Subtotal (segment II–VIII) hepatectomy may be one of several treatments possible in selected patients with compensatory caudate lobe hypertrophy caused by bilateral diffuse hepatolithiasis.
Hepatolithiasis is a complicated and challenging disease characterized by formation of stones in the intrahepatic bile duct with the chronic but progressive nature. Incidence and etiology of hepatolithiasis varies dramatically. In east Asia, this prevalent disease is often primary with a reported incidence between 3.1% and 21.2% . However, in western countries, hepatolithiasis with the incidence of 1% approximately tends to be secondary to cholestasis (e.g. Caroli Disease), biliary stricture (e.g. common bile duct injury) or cholangitis (e.g. primary sclerosing cholangitis or infection). It’s noteworthy that there have been emerging cases of hepatolithiasis in north America since immigrants from epidemic regions of the world increased enormously [2, 3].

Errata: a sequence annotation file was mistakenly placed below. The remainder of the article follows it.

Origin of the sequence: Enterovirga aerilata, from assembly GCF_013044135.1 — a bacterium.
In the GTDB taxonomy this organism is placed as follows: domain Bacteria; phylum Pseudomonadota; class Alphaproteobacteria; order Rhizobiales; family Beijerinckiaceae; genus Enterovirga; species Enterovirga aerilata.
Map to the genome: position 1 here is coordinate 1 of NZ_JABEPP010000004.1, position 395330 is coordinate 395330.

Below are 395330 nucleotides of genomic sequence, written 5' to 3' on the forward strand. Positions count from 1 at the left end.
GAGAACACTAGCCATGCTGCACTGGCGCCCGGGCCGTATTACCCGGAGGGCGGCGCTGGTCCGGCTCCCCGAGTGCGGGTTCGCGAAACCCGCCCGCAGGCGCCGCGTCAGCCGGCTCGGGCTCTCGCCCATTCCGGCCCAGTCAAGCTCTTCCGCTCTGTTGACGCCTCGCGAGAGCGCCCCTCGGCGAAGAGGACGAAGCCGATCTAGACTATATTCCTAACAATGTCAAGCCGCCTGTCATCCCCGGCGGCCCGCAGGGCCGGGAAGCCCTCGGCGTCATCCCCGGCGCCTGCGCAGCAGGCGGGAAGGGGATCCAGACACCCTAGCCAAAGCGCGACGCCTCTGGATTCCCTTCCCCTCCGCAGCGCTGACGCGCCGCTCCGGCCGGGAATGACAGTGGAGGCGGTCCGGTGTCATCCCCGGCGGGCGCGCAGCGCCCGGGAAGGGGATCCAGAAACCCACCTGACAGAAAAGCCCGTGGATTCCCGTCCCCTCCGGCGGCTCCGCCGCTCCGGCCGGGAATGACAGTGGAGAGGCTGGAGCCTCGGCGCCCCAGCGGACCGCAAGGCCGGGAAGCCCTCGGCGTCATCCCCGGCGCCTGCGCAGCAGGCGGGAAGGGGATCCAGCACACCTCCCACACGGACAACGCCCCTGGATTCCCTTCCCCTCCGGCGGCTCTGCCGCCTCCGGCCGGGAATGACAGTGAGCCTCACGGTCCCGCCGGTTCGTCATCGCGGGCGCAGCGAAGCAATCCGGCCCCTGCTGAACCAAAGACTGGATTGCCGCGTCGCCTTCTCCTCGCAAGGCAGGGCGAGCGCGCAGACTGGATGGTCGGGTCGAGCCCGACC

Manifestation of hepatolithiasis ranges from mild chronic abdominal pains to severe refractory cholangitis. Stones, infections, inflammations and strictures promote the exacerbation of the disease mutually, leading to the atrophy in the affected liver segments and compensatory hypertrophy in the uninvolved parts . This atrophy–hypertrophy complex (AHC) along with changes of anatomic configuration like portal triads may be a thorny issue during surgical intervention. Under extremely rare circumstances, the main liver (Couinaud’s segment II–VIII) can be almost totally atrophic while the caudate lobe (Couinaud’s segment I) has been exceedingly hypertrophic. Subtotal (segment II–VIII) hepatectomy instead of liver transplant has scarcely been reported in the literature to treat bilateral diffuse hepatolithiasis [5, 6]. The introduction of our experience aims to describe the precise preoperative evaluation and challenging procedure details.